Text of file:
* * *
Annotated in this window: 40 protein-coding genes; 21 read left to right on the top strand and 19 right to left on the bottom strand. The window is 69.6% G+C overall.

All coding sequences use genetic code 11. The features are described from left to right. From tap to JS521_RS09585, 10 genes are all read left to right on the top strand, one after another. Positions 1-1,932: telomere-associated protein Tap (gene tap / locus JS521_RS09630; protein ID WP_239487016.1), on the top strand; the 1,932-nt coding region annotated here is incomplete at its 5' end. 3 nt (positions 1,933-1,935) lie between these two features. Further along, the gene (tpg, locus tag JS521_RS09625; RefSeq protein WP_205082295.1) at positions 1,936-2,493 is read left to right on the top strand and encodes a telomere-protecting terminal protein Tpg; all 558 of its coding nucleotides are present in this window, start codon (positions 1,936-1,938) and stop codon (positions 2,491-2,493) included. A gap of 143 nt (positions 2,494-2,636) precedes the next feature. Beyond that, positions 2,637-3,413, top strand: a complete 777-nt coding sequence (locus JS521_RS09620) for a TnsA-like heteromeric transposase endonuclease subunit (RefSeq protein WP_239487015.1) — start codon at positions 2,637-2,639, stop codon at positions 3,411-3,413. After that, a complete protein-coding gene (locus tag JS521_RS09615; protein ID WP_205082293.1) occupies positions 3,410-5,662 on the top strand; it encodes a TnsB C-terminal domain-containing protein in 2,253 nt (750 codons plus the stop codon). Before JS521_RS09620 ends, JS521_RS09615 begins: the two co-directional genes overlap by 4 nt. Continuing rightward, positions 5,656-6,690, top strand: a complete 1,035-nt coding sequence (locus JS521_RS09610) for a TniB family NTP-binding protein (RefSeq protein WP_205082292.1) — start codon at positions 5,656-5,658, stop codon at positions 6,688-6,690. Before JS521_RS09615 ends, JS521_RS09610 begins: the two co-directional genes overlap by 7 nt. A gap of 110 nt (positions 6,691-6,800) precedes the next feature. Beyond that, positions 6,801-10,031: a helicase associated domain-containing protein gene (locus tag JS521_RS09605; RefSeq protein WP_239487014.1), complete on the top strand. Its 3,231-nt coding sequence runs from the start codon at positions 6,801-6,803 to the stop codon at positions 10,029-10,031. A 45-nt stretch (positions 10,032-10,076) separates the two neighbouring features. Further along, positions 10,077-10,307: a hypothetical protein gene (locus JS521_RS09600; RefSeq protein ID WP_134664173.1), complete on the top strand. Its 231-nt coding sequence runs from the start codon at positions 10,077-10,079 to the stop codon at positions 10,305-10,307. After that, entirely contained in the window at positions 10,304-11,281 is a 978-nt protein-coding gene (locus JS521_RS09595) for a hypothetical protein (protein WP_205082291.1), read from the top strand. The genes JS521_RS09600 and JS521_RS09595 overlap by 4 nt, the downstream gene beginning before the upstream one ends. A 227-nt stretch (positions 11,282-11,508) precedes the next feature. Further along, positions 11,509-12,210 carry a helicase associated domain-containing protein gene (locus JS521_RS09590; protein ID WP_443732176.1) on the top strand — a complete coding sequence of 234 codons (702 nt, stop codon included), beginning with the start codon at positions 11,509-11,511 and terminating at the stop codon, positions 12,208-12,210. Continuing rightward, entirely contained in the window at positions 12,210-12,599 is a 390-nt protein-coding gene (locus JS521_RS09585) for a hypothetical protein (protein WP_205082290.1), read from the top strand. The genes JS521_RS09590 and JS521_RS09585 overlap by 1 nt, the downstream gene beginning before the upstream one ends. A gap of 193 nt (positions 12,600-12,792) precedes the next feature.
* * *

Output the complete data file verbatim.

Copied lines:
Annotated in this window: 40 protein-coding genes; 21 read left to right on the top strand and 19 right to left on the bottom strand. The window is 69.6% G+C overall.

All coding sequences use genetic code 11. The features are described from left to right. From tap to JS521_RS09585, 10 genes are all read left to right on the top strand, one after another. Positions 1-1,932: telomere-associated protein Tap (gene tap / locus JS521_RS09630; protein ID WP_239487016.1), on the top strand; the 1,932-nt coding region annotated here is incomplete at its 5' end. 3 nt (positions 1,933-1,935) lie between these two features. Further along, the gene (tpg, locus tag JS521_RS09625; RefSeq protein WP_205082295.1) at positions 1,936-2,493 is read left to right on the top strand and encodes a telomere-protecting terminal protein Tpg; all 558 of its coding nucleotides are present in this window, start codon (positions 1,936-1,938) and stop codon (positions 2,491-2,493) included. A gap of 143 nt (positions 2,494-2,636) precedes the next feature. Beyond that, positions 2,637-3,413, top strand: a complete 777-nt coding sequence (locus JS521_RS09620) for a TnsA-like heteromeric transposase endonuclease subunit (RefSeq protein WP_239487015.1) — start codon at positions 2,637-2,639, stop codon at positions 3,411-3,413. After that, a complete protein-coding gene (locus tag JS521_RS09615; protein ID WP_205082293.1) occupies positions 3,410-5,662 on the top strand; it encodes a TnsB C-terminal domain-containing protein in 2,253 nt (750 codons plus the stop codon). Before JS521_RS09620 ends, JS521_RS09615 begins: the two co-directional genes overlap by 4 nt. Continuing rightward, positions 5,656-6,690, top strand: a complete 1,035-nt coding sequence (locus JS521_RS09610) for a TniB family NTP-binding protein (RefSeq protein WP_205082292.1) — start codon at positions 5,656-5,658, stop codon at positions 6,688-6,690. Before JS521_RS09615 ends, JS521_RS09610 begins: the two co-directional genes overlap by 7 nt. A gap of 110 nt (positions 6,691-6,800) precedes the next feature. Beyond that, positions 6,801-10,031: a helicase associated domain-containing protein gene (locus tag JS521_RS09605; RefSeq protein WP_239487014.1), complete on the top strand. Its 3,231-nt coding sequence runs from the start codon at positions 6,801-6,803 to the stop codon at positions 10,029-10,031. A 45-nt stretch (positions 10,032-10,076) separates the two neighbouring features. Further along, positions 10,077-10,307: a hypothetical protein gene (locus JS521_RS09600; RefSeq protein ID WP_134664173.1), complete on the top strand. Its 231-nt coding sequence runs from the start codon at positions 10,077-10,079 to the stop codon at positions 10,305-10,307. After that, entirely contained in the window at positions 10,304-11,281 is a 978-nt protein-coding gene (locus JS521_RS09595) for a hypothetical protein (protein WP_205082291.1), read from the top strand. The genes JS521_RS09600 and JS521_RS09595 overlap by 4 nt, the downstream gene beginning before the upstream one ends. A 227-nt stretch (positions 11,282-11,508) precedes the next feature. Further along, positions 11,509-12,210 carry a helicase associated domain-containing protein gene (locus JS521_RS09590; protein ID WP_443732176.1) on the top strand — a complete coding sequence of 234 codons (702 nt, stop codon included), beginning with the start codon at positions 11,509-11,511 and terminating at the stop codon, positions 12,208-12,210. Continuing rightward, entirely contained in the window at positions 12,210-12,599 is a 390-nt protein-coding gene (locus JS521_RS09585) for a hypothetical protein (protein WP_205082290.1), read from the top strand. The genes JS521_RS09590 and JS521_RS09585 overlap by 1 nt, the downstream gene beginning before the upstream one ends. A gap of 193 nt (positions 12,600-12,792) precedes the next feature.